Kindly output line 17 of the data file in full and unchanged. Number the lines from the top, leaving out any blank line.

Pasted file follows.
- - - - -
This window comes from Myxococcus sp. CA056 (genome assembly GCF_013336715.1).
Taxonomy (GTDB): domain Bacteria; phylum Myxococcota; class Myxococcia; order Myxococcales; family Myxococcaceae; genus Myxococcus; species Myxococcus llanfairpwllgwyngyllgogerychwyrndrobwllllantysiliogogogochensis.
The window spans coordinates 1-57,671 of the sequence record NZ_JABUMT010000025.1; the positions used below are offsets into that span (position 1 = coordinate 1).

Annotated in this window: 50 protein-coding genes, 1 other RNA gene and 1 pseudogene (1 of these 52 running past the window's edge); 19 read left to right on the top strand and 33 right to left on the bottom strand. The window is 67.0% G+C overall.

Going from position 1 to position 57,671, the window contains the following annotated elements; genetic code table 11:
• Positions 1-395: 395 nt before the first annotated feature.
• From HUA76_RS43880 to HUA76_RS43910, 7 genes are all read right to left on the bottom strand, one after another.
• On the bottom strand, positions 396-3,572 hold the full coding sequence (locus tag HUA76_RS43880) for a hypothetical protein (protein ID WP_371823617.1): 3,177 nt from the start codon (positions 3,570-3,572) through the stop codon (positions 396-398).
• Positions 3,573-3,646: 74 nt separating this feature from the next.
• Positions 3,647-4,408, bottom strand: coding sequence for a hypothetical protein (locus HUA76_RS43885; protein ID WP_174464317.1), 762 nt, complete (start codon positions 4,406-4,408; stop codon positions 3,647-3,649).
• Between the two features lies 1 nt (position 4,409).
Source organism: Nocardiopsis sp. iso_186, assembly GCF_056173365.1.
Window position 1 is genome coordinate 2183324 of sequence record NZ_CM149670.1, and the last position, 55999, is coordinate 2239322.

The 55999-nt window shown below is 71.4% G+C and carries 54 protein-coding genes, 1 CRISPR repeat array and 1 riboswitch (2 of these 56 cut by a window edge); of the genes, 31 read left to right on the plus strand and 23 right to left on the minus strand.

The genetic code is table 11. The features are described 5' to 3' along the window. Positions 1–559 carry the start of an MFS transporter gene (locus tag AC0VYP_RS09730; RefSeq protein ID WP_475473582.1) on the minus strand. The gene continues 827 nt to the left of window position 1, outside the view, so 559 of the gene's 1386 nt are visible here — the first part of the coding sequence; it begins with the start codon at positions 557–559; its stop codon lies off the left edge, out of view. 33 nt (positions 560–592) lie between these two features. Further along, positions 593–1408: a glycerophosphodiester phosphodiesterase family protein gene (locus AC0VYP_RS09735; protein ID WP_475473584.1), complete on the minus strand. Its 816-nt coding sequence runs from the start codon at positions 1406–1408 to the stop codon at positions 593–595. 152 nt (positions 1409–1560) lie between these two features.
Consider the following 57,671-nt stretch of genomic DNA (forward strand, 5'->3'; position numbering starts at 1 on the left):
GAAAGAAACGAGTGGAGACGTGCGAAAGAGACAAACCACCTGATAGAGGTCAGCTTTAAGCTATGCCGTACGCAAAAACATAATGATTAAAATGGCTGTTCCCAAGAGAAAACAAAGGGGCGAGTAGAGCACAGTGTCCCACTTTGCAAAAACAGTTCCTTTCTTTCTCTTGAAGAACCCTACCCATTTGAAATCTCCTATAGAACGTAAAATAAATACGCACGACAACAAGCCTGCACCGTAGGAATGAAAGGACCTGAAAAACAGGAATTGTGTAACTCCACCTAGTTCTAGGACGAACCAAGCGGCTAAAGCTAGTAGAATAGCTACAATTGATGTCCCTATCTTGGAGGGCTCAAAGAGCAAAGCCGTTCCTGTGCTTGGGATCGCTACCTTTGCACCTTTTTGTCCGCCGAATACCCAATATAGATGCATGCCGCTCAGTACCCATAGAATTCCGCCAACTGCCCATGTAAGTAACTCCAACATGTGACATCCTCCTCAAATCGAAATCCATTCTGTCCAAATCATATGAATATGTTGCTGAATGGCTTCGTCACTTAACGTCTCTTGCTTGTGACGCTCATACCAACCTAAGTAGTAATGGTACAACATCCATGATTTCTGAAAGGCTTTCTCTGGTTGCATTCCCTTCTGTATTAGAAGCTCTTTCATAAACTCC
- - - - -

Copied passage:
GAAAGAAACGAGTGGAGACGTGCGAAAGAGACAAACCACCTGATAGAGGTCAGCTTTAAGCTATGCCGTACGCAAAAACATAATGATTAAAATGGCTGTTCCCAAGAGAAAACAAAGGGGCGAGTAGAGCACAGTGTCCCACTTTGCAAAAACAGTTCCTTTCTTTCTCTTGAAGAACCCTACCCATTTGAAATCTCCTATAGAACGTAAAATAAATACGCACGACAACAAGCCTGCACCGTAGGAATGAAAGGACCTGAAAAACAGGAATTGTGTAACTCCACCTAGTTCTAGGACGAACCAAGCGGCTAAAGCTAGTAGAATAGCTACAATTGATGTCCCTATCTTGGAGGGCTCAAAGAGCAAAGCCGTTCCTGTGCTTGGGATCGCTACCTTTGCACCTTTTTGTCCGCCGAATACCCAATATAGATGCATGCCGCTCAGTACCCATAGAATTCCGCCAACTGCCCATGTAAGTAACTCCAACATGTGACATCCTCCTCAAATCGAAATCCATTCTGTCCAAATCATATGAATATGTTGCTGAATGGCTTCGTCACTTAACGTCTCTTGCTTGTGACGCTCATACCAACCTAAGTAGTAATGGTACAACATCCATGATTTCTGAAAGGCTTTCTCTGGTTGCATTCCCTTCTGTATTAGAAGCTCTTTCATAAACTCC